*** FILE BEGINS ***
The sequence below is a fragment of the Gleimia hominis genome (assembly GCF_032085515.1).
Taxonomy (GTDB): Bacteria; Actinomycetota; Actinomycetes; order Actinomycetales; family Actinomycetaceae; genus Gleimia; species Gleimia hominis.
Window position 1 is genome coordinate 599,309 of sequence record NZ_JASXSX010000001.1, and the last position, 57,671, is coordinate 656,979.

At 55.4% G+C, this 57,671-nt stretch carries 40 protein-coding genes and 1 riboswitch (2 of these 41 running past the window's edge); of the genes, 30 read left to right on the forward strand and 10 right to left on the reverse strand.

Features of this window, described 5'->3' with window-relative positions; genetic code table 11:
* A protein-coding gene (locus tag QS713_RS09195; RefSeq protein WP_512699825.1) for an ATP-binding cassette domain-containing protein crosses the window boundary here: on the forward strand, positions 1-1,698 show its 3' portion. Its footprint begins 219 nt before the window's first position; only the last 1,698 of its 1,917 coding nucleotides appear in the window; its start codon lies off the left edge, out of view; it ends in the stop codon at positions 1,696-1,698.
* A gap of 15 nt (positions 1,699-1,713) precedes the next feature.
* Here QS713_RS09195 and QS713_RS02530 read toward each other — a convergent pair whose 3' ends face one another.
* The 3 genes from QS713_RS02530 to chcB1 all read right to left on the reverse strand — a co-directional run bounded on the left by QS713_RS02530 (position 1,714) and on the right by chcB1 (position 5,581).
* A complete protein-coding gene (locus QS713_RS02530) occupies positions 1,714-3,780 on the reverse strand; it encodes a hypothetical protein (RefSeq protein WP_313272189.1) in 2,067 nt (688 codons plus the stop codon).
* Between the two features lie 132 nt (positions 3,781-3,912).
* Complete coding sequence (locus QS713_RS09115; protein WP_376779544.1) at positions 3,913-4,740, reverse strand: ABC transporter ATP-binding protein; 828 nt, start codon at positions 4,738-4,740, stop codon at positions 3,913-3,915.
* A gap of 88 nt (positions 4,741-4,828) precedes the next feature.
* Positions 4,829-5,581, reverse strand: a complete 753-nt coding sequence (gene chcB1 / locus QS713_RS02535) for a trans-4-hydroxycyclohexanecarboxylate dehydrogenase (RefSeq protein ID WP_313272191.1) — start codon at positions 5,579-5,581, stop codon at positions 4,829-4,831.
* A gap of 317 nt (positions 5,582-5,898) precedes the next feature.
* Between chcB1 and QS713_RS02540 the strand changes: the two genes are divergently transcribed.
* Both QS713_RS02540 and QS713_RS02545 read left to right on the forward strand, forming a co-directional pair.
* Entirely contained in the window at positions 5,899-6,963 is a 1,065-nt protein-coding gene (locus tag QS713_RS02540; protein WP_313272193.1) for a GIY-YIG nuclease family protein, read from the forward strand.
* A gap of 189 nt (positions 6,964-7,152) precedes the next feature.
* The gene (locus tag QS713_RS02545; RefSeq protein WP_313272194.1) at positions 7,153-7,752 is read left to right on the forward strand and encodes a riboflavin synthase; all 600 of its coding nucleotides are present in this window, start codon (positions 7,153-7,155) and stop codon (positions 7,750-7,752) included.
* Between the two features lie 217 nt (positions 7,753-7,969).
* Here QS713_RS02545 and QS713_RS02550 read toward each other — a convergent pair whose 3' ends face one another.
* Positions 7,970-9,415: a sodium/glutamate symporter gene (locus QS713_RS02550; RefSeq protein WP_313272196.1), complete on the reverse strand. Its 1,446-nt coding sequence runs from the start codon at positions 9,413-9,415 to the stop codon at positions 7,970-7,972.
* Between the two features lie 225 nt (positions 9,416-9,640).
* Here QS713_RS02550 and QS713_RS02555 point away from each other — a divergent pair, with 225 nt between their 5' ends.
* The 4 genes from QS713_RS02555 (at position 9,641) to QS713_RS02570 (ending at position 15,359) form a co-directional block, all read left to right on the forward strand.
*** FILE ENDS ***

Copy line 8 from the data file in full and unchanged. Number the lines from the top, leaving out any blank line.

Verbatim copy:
* Here QS713_RS09195 and QS713_RS02530 read toward each other — a convergent pair whose 3' ends face one another.